Many scientific concepts help explain why standing and moving leads to greater health and mental focus, both in the classroom and the workplace.
The part of the brain that processes movement is the same part of the brain that processes learning. Peter Strick and his staff at the Veterans Affairs in Syracuse, New York, have traced a pathway from the cerebellum back to parts of the brain involved in memory, attention and spatial perception. Our brain predicts—or thinks about—our movements before we execute them so that we control them better. Motor activity is preceded by a quick thought process that sets goals, analyzes variables, predicts outcomes and executes movements. This requires widespread connections to all sensory areas of the brain.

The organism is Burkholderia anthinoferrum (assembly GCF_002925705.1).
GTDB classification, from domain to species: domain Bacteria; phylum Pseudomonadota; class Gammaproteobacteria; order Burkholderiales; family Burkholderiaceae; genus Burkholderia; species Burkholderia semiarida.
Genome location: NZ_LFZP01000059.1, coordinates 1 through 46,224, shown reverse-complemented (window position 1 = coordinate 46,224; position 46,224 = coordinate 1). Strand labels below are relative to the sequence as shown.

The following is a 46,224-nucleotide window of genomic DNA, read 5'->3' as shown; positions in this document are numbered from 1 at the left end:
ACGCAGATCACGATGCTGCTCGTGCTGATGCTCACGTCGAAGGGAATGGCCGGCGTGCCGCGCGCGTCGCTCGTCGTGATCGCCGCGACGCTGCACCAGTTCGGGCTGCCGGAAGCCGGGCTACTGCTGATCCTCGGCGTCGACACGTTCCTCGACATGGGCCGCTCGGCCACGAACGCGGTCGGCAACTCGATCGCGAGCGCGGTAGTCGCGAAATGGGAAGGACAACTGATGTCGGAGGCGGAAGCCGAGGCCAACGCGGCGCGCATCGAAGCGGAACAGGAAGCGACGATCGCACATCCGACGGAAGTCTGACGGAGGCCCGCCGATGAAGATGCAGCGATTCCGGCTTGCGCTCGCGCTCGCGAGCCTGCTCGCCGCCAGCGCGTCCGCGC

Ordinary, non-disruptive activity such as standing and shifting weight slightly plays a major role in maintaining body weight, caloric intake and overall health. In addition, low-level movement also supports better brain function. That’s something we can all get behind, from young students to adults.